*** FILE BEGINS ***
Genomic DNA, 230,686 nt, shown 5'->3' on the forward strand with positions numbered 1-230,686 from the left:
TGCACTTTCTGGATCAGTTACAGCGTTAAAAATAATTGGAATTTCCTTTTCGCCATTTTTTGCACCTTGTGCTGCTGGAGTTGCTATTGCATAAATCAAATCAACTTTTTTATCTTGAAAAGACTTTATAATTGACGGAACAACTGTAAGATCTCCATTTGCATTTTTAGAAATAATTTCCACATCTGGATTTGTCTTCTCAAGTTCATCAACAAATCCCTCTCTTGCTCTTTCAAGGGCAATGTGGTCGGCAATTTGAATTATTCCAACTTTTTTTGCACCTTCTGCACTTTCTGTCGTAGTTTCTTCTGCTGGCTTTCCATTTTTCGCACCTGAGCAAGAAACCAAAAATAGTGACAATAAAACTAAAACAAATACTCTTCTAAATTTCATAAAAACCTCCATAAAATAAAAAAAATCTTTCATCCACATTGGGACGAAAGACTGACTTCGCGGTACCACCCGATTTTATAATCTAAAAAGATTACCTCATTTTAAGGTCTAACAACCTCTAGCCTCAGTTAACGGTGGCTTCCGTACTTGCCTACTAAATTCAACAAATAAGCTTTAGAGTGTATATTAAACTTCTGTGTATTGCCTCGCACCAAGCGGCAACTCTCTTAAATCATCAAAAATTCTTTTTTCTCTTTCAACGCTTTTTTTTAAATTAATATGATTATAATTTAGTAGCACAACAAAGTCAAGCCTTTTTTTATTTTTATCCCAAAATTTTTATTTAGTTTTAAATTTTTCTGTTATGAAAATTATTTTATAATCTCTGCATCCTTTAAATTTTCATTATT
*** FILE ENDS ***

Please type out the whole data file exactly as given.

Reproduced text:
Genomic DNA, 230,686 nt, shown 5'->3' on the forward strand with positions numbered 1-230,686 from the left:
TGCACTTTCTGGATCAGTTACAGCGTTAAAAATAATTGGAATTTCCTTTTCGCCATTTTTTGCACCTTGTGCTGCTGGAGTTGCTATTGCATAAATCAAATCAACTTTTTTATCTTGAAAAGACTTTATAATTGACGGAACAACTGTAAGATCTCCATTTGCATTTTTAGAAATAATTTCCACATCTGGATTTGTCTTCTCAAGTTCATCAACAAATCCCTCTCTTGCTCTTTCAAGGGCAATGTGGTCGGCAATTTGAATTATTCCAACTTTTTTTGCACCTTCTGCACTTTCTGTCGTAGTTTCTTCTGCTGGCTTTCCATTTTTCGCACCTGAGCAAGAAACCAAAAATAGTGACAATAAAACTAAAACAAATACTCTTCTAAATTTCATAAAAACCTCCATAAAATAAAAAAAATCTTTCATCCACATTGGGACGAAAGACTGACTTCGCGGTACCACCCGATTTTATAATCTAAAAAGATTACCTCATTTTAAGGTCTAACAACCTCTAGCCTCAGTTAACGGTGGCTTCCGTACTTGCCTACTAAATTCAACAAATAAGCTTTAGAGTGTATATTAAACTTCTGTGTATTGCCTCGCACCAAGCGGCAACTCTCTTAAATCATCAAAAATTCTTTTTTCTCTTTCAACGCTTTTTTTTAAATTAATATGATTATAATTTAGTAGCACAACAAAGTCAAGCCTTTTTTTATTTTTATCCCAAAATTTTTATTTAGTTTTAAATTTTTCTGTTATGAAAATTATTTTATAATCTCTGCATCCTTTAAATTTTCATTATT